We’ve always had at least a small patch of dirt to grow our tomatoes, our peppers, maybe a green bean or two. Last year we added cucumbers because JJ was determined to make a good clausen pickle – and he got very close. We’ve experimented with greens and broccoli, here and there. So, we’re not garden newbies.

Our new-to-us, for-nearly-one-year house came with a massive garden space. The plot had already been dug a few years ago, though when we moved in, it remained vacant. Last year we had to rely on farmer’s markets for anything fresh, and it would be an understatement to say that JJ’s disappointment in BLT season was massive.

So, this year we’re upping our game. Not only are we filling that vacant spot in the backyard, we’re starting it ourselves. That’s right. We’re growing from seed. And not just any ol’ seed packet from 3 years ago. We ordered heirloom packets from Baker Creek. We don’t mess around, no, we don’t mess around, nuh-uh. We purchased a few starter pots and a grow light, because we lack a good western-facing window.

JJ's garden mapping. He even researched which plants grow best together.

JJ’s garden mapping. He even researched which plants grow best together.

We had the kids fill the little pots with the fluffy organic soil and I carefully doled out a few seeds per pot, and marked them with painters tape on the cup, because we lacked foresight to buy those little stick-things, and – let’s face it – the odds of those being removed and used as a weapon runs pretty high in this house.

And then, we waited. And waited. Finally our onions (yes, onions! He thought he was getting starts, but no) gave us tiny slivers of green poking through the dirt. And then the tomatoes! We moved from the hotpad-prepped table to the light table. We even have alarms going off each morning and evening to remind us to water and move the pots around.

This growing stuff is serious business. We’re leaving overnight and have a little bit of concern about our sprouts. We check them regularly, and every time we see a new little stem, we celebrate. Right now, it’s a tad unfathomable what it will be like to pick a tomato that came from a plant that started as this teeny-tiny seed. There’s a certain amount of miracle, not only in our ability to keep these things alive, but in their inherit ability to grow and produce and to feed.

JJ said last night, “and just think about next year, after we collect the seeds from our own harvest and save them, and then start them again next year.” I think it’s akin what grandparenting might be like – watching this thing you grew, produce again and again.  You’re not at all in control, yet, without you, this life would cease to exist as we know it. We’re not the source. We can’t even “make” anything grow. Yet we’re vital to the entire process.

Of course, someone else, somewhere else, is growing perfectly “fine” little cherry tomatoes and banana peppers. We could always just let them do it. We can continue to go to the store and buy our imported romas, twice the size of the normal (because we Americans like everything “bigger and better”) and be on our merry little way.  Leaving it to the professionals is always an option.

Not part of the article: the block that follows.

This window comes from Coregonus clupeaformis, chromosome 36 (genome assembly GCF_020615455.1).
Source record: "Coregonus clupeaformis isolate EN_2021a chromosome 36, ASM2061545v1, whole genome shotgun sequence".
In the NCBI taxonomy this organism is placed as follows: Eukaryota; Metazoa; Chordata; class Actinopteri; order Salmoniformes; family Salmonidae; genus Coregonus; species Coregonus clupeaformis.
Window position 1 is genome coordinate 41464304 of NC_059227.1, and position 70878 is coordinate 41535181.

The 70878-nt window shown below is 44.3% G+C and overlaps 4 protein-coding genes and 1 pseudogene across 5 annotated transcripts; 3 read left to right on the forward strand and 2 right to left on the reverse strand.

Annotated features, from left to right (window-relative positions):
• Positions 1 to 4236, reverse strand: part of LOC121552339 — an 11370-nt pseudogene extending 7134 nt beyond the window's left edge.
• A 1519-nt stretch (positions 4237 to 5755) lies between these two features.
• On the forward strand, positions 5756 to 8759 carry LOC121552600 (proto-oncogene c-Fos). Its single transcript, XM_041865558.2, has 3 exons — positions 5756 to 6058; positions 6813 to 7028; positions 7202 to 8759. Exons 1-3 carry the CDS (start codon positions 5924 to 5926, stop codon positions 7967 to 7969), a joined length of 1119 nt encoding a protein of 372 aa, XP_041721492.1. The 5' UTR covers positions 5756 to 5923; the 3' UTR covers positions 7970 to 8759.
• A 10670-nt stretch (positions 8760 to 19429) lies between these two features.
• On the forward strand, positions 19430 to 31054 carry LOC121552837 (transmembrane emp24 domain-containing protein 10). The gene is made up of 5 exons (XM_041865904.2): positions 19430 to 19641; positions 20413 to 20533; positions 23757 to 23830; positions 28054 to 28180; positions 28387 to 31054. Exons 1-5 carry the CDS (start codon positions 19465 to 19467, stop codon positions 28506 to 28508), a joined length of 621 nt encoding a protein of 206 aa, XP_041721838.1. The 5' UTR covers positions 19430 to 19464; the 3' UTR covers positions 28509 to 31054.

When we continue to outsource, we don’t have to rearrange our lives. We don’t have to water and weed and pluck. And, for sure, you’re able to steer clear of the heartache of a bad season, a diseased favorite purple pepper, or the frustrations of a bug infestation. We can absolutely bypass the work of growth by buying it ready made. This is always an option.

So why do it?  And, as with gardening, so with life. Marriage, children, starting – or even working – a business. Why toil, strain and love?

I. Don’t. Know.

Except to say that in the process of growing something else, we reap a new kind of nourishment, one reserved for those who dig in wholeheartedly. This cannot be described with words, only by eating a tomato fresh from your garden. Or watching your child hit his first home run. Or standing beside your spouse as she accepts her Citizen of the Year award. Or hearing from a customer how you made her wedding the most beautiful day of her life. Or delivering yet another healthy baby. Or finding a donor to fund a cause that will change lives. Or helping someone find a home that will keep their family safe and warm, a respite from the world. Or helping a child write their first “book.”

There’s no reason to put in the hard work, other than the fact that hard work – whether it be with plants or people – blossoms and feeds you. It’s beautiful.

Obviously, I’m not mandating that every single person in the world must buy packets of seeds and set watering timers. This is simply our most recent peek into blessings of putting in the hard work. It helps me to answer the “why.” Why we don’t watch a ton of TV. Why we opt to bake bread instead of letting McDonalds fry it for us. Why we rearrange schedules so we can be with friends. Why we move to a small town for a lesser-paying job in exchange for nearby family.

We do hard things because they are good. Perhaps even better than easy things. Hard things give us a new sense of life and the enjoyment of it. There’s a certain beauty at discovering the connection between your soul and the rest of the universe. With a little love and attention, we can be a part of the process of creation, not just the consumption.

“Very truly I tell you, unless a kernel of wheat falls to the ground and dies, it remains only a single seed. But if it dies, it produces many seeds.” (John 12:24)